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1. The present banking system was established by an act of Congress in 1863. The plan is quite different from any before in use, and commends itself to the whole country by the stability it gives to the currency in use in the transaction of its business, and the security it furnishes against loss of values common under the old systems. They are managed by private parties and corporations, apart from the government, but under a certain degree of supervision, and by its authority. By the act referred to any number of persons not less than five may associate themselves together for the purpose of banking, by compliance with the following conditions :

2. First : They must, under their hands and seals, make a certificate which shall specify

1. The name assiuned by such association.
2. The place where its business is to be conducted.

3. The amount of its capital stock (which cannot be less than $50,000), and the number of its shares.

4. The names of its shareholders, and the number of shares held by each.

5. The time when such association shall commence business.

6. A declaration that said certificate is made to enable such persons to avail themselves of the advantages of this act.

3. This certificate must be properly acknowledged before some competent person, and must be sent to the comptroller of the currency in the Treasury Department, to be recorded and kept by him. When this, and all other acts which the law


requires, has been done by the association, the comptroller of the currency gives them a certificate under his hand and official seal, to that effect, and that they are authorized to commence business. This constitutes the association a corporation. They have the right to make and use a common seal, and have all the rights, and are liable to all the responsibilities of ordinary legalized corporations; and may exist not to exceed twenty years from the passage of this act. Every shareholder is made personally liable for the debts of the association or bank, to the amount of the par value of his stock.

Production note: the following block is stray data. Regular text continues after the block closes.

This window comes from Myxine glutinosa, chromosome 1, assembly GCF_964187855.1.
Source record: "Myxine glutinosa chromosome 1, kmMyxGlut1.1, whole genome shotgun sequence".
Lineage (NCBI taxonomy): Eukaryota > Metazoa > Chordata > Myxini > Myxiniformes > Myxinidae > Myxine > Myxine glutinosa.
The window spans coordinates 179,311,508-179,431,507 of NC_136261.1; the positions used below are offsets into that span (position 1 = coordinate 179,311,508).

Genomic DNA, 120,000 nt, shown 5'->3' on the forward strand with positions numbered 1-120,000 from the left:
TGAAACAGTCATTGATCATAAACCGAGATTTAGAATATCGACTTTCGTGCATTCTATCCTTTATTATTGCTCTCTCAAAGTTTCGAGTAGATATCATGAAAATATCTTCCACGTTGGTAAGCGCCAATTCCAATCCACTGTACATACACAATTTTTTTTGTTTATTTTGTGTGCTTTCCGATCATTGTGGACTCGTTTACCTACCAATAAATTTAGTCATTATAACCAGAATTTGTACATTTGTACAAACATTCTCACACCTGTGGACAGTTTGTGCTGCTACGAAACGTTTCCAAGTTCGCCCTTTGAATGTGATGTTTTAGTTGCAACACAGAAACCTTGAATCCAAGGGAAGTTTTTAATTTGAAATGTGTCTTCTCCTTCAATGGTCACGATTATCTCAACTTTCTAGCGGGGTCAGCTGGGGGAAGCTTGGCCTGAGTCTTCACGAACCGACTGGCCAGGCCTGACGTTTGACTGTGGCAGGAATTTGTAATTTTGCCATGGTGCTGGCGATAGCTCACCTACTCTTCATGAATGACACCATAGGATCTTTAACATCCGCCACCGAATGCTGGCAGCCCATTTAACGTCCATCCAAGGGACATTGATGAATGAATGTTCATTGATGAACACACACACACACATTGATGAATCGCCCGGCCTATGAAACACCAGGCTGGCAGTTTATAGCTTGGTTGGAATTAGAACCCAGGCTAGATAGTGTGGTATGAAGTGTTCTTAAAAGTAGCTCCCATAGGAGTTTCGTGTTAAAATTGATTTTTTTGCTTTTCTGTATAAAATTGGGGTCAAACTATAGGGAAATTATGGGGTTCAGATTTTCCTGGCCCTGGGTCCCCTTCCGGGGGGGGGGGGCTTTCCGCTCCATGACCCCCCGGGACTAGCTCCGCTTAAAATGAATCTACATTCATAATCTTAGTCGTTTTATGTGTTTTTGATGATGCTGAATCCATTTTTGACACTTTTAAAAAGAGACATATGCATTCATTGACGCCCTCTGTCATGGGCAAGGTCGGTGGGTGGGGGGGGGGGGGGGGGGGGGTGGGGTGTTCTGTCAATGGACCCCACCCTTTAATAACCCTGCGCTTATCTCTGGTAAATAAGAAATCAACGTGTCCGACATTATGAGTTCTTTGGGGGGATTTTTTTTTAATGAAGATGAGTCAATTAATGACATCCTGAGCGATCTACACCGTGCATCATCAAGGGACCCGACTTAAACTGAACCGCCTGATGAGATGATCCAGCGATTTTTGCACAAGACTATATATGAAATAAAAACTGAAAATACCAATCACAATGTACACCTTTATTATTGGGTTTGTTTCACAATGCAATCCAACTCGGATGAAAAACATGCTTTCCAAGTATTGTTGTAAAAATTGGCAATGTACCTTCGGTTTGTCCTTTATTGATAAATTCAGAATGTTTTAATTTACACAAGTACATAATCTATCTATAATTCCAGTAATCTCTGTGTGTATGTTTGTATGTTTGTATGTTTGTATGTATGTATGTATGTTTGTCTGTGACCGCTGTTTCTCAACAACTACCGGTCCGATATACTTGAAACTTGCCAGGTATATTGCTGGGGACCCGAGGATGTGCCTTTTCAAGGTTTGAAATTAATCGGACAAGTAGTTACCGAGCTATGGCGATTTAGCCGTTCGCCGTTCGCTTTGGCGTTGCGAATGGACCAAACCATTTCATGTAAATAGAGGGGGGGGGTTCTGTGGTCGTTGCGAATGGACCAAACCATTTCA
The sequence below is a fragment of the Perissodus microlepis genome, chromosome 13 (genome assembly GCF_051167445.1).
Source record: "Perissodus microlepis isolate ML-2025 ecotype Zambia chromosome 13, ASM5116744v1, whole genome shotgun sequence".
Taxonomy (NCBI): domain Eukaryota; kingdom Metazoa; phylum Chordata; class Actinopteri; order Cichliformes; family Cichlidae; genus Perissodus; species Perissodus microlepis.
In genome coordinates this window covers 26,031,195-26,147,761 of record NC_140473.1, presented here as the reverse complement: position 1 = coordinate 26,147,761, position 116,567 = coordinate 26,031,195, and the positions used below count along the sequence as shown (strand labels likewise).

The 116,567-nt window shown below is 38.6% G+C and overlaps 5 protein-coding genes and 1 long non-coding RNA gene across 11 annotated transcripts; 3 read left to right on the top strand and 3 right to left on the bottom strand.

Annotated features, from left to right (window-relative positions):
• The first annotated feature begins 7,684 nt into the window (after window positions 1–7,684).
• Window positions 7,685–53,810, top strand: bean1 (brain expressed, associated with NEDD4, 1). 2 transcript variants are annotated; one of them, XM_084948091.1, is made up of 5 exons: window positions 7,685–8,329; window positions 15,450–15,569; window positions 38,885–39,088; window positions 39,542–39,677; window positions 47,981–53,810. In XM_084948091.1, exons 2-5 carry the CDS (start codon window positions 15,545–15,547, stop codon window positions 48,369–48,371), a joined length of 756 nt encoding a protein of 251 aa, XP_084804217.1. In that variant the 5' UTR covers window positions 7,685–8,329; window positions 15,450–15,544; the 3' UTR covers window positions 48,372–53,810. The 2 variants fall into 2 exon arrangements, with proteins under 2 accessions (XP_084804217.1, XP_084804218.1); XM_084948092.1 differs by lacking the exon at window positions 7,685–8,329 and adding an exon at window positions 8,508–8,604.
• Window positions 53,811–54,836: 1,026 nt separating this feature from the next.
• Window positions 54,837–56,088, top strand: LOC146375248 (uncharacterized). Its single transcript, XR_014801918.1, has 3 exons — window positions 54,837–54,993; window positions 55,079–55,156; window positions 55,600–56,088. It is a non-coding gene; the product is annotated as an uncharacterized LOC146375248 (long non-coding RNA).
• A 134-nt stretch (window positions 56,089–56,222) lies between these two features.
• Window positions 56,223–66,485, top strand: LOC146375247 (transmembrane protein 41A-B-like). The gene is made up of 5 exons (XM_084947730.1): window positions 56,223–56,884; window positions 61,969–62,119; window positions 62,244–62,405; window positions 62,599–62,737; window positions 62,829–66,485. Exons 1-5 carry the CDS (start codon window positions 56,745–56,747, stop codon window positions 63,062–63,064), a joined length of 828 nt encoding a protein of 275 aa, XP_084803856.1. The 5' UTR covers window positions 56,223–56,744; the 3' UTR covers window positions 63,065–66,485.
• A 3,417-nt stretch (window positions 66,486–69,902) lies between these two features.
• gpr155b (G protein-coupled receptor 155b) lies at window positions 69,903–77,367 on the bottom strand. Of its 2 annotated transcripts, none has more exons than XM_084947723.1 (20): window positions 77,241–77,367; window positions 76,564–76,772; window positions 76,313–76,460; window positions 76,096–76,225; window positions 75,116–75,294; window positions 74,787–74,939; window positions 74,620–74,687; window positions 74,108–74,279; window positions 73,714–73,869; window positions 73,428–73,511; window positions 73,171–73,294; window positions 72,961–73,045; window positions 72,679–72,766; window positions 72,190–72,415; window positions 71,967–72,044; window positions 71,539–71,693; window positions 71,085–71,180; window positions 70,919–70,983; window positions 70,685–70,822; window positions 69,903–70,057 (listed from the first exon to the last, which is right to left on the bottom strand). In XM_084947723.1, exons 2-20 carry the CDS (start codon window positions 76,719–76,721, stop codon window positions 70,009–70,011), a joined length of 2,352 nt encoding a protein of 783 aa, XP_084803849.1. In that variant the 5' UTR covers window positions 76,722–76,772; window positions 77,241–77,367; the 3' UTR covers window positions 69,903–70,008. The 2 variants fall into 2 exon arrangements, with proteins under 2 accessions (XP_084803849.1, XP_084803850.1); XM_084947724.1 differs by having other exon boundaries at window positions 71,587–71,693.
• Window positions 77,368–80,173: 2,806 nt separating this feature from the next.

4. In order to secure the holders of bills issued by these banks, they must deposit with the Treasurer of the United States, United States bonds bearing interest to an amount not less than one-third of the capital stock paid in. These bonds are safely kept by the Treasurer. The comptroller of the currency then issues to the bank an amount of bank notes equal to the amount of bonds thus deposited, less ten per cent. In case the bank should fail to redeem its circulating bills, its bonds are sold, and with the proceeds the comptroller of the currency redeems them, or orders them to be paid at the United States Treasury. The bonds held by the Treasurer as security for the redemption of the bills issued by the association, must be transferred to him in trust; thus giving him entire control of them in case it becomes necessary to sell them in order to redeem the bills of any association which may have failed to pay them on demand.

5. This act has brought a great number of banks into existence, besides organizing most of the banks formerly existing under State laws under this system; so that we have a nearly uniforın system of banking all over the United States. The bills of these banks pass in any part of the country, which was not often the case formerly. In case the bank should be mismanaged, or fail to pay for any cause, there is ample security for their redemption deposited in the United States treasury, where they will be paid on presentation.

6. The bill-holder is also better protected against manter

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feits than he was under the old system ; for all the bills issued by these associations are engraved by the government, and the plates and dies on which they are printed are kept by the comptroller of the currency in the Treasury Department. The engraving is done in the best possible manner, and it is exccedingly difficult to counterfeit them. Besides this, they all have the imprint of the seal of the Treasury on their face, and are numbered and countersigned by the treasurer and register. With all these guards and precautions, we have the best paper currency ever used since the establishment of the government.

7. This act necessarily threw upon the Treasury Department a great increase of labor, and in order to provide for it a separate bureau was created, which is denominated the bureau of currency, the chief officer of which is called the comptroller of currency. He acts under the general direction of the Secretary of the Treasury. This bureau is charged with the execution of this and all other laws that may be passed by Congress respecting the national currency. The comptroller of the currency is appointed by the President and Senate, has a deputy, receives a salary of $5,000 per year, holds his office five years, has an official seal, gives bonds to the amount of $100,000, aná takes and subscribes the oath of office prescribed by the Con. stitution and the laws. His duties are numerous and

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very responsible, he having hundreds of millions under his care.